“Thousands of years ago, artifacts of the early space age were lost to rising oceans and widespread turmoil. Garnett Baylee devoted his life to finding them, only to give up hope. Then, in the wake of his death, one was found in his home, raising tantalizing questions. Had he succeeded after all? Why had he kept it a secret? And where is the rest of the Apollo cache?”
via Coming Home (An Alex Benedict Novel) by Jack McDevitt — Reviews, Discussion, Bookclubs, Lists.
Jack McDevitt’s new Alex Benedict novel comes out Nov. 4th.. can’ t wait to dive into that world again…
en: Jack McDevitt American science fiction author. Budapest, 2010. hu: Jack McDevitt amerikai sci-fi író. Ünnepi Könyvhét, Budapest, 2010. (Photo credit: Wikipedia)
“Straddling the line between fall and winter, plenty and paucity, life and death, Halloween is a time of celebration and superstition. It is thought to have originated with the ancient Celtic festival of Samhain, when people would light bonfires and wear costumes to ward off roaming ghosts. In the eighth century, Pope Gregory III designated November 1 as a time to honor all saints and martyrs; the holiday, All Saints’ Day, incorporated some of the traditions of Samhain. The evening before was known as All Hallows’ Eve and later Halloween. Over time, Halloween evolved into a secular, community-based event characterized by child-friendly activities such as trick-or-treating. In a number of countries around the world, as the days grow shorter and the nights get colder, people continue to usher in the winter season with gatherings, costumes and sweet treats.”
via History of Halloween – Halloween – HISTORY.com.
“Throughout his life, books were vital to Thomas Jefferson’s education and well-being. When his family home Shadwell burned in 1770 Jefferson most lamented the loss of his books. In the midst of the American Revolution and while United States minister to France in the 1780s, Jefferson acquired thousands of books for his library at Monticello. Jefferson’s library went through several stages, but it was always critically important to him. Books provided the little traveled Jefferson with a broader knowledge of the contemporary and ancient worlds than most contemporaries of broader personal experience. By 1814 when the British burned the nation’s Capitol and the Library of Congress, Jefferson had acquired the largest personal collection of books in the United States. Jefferson offered to sell his library to Congress as a replacement for the collection destroyed by the British during the War of 1812. Congress purchased Jefferson’s library for $23,950 in 1815. A second fire on Christmas Eve of 1851, destroyed nearly two thirds of the 6,487 volumes Congress had purchased from Jefferson.”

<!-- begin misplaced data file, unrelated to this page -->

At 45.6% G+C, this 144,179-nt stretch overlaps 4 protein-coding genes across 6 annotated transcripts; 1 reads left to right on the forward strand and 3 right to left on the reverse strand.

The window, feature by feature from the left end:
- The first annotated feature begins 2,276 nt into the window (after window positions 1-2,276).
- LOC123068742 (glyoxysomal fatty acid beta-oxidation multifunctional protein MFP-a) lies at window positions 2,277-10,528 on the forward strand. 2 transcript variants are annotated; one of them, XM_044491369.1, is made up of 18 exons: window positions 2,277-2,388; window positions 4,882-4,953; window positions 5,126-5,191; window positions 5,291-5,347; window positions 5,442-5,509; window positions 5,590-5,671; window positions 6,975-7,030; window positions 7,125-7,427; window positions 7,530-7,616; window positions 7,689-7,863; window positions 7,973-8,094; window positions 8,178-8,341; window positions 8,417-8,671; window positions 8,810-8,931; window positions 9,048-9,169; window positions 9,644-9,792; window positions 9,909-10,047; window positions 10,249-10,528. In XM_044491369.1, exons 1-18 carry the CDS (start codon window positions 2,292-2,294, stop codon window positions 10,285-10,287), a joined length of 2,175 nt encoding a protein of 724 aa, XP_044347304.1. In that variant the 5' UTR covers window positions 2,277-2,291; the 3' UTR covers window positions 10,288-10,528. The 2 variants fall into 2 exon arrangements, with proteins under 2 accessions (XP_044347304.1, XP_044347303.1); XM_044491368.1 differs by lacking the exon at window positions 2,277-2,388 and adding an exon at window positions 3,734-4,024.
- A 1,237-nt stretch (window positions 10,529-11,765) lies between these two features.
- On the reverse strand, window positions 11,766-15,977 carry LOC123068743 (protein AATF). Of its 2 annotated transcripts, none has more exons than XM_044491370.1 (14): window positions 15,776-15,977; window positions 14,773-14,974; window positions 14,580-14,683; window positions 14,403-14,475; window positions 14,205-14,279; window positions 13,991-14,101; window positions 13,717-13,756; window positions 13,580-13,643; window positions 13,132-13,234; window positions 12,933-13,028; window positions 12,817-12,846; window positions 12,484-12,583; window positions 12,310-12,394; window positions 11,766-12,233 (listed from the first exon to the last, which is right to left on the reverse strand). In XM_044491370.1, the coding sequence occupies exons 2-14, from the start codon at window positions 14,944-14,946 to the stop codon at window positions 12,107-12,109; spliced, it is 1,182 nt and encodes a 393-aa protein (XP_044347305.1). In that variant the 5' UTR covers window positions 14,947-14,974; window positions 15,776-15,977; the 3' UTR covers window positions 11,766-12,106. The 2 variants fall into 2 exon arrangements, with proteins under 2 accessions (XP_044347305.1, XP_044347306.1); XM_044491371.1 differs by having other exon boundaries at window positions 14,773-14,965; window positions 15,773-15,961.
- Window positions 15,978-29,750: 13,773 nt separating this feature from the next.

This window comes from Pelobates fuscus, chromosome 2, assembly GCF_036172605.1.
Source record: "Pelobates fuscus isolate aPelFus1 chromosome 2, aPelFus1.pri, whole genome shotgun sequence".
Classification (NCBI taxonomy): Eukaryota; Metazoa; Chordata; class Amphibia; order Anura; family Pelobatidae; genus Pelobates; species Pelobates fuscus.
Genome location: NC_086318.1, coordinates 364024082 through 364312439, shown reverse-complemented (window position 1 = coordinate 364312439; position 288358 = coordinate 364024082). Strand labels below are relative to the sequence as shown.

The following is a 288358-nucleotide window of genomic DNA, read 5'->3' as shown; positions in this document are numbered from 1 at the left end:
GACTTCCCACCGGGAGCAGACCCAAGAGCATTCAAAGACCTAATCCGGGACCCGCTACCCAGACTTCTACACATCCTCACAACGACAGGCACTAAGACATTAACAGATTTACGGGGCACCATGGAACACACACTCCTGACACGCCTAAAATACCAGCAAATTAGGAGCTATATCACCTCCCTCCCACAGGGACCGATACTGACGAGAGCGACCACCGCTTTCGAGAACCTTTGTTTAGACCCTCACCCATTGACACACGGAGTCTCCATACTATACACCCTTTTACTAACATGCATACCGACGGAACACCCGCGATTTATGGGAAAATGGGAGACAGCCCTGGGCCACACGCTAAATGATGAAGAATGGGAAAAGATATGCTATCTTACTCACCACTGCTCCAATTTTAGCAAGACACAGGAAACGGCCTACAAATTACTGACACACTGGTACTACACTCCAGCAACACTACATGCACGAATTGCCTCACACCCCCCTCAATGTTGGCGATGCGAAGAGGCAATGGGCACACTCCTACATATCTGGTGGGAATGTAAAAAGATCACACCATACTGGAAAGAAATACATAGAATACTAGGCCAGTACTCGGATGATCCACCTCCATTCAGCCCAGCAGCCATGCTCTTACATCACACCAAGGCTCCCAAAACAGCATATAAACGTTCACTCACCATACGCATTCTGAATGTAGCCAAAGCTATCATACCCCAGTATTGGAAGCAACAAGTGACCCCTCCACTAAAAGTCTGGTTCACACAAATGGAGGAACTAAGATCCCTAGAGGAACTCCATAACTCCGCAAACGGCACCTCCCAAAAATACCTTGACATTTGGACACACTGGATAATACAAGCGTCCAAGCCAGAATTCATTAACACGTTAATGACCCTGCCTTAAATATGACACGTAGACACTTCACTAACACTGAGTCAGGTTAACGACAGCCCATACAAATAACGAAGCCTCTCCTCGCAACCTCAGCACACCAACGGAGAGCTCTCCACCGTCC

via Jefferson’s Library – Thomas Jefferson | Exhibitions – Library of Congress.
“Alan Turing, the figure at the center of the already much praised film, “The Imitation Game,” which opens Nov. 28, is probably better known to computer scientists than he is to most moviegoers. Turing, a British mathematician, is now widely credited with helping to develop the theoretical underpinnings for modern computing. He was also a war hero of sorts, largely responsible for cracking the notoriously difficult Enigma code, which the Germans used for virtually all their military communication in World War II. Churchill believed that his was the single biggest contribution to Allied victory.”
via ‘The Imitation Game’ Dramatizes the Story of Alan Turing – NYTimes.com.
“DOWNTOWN SAN DIEGO — San Diego’s popular new downtown library will soon get the outdoor garden cafe it’s lacked since opening just over a year ago, city officials said.
The cafe, located on the ground floor of the nine-story library, will become another branch of the The Living Room coffee house chain.”
via Living Room will be cafe in new downtown San Diego library | UTSanDiego.com.
“Library 21c, the Pikes Peak Library District’s (PPLD) latest addition, is a centralized education and experimentation hub. The new two-story Colorado Springs library is the biggest building in the district, the second-largest in Colorado, supporting about 620,000 residents. Last year, the district had 3.6 million visitors.”
via The Library of the Century | Design4Impact.
“Copying practices in the academic world were again thrown into legal disarray when a federal appellate court reversed a fair use finding in favor of Georgia State University (GSU) in its long-standing copyright dispute with several academic publishers. The trial court had found the practices, which involved scanning portions of books into electronic course reserves and other systems for classroom use, to be a fair use of the copyrighted works. The appellate court’s 129-page opinion determined that the trial court had not properly applied fair use law, but stopped short of declaring GSU’s practices to be illegal infringement. The appellate court sent the case back to the trial court for a reconsideration of GSU’s copying.”
via Appeals Court Reverses Georgia State Fair Use Decision.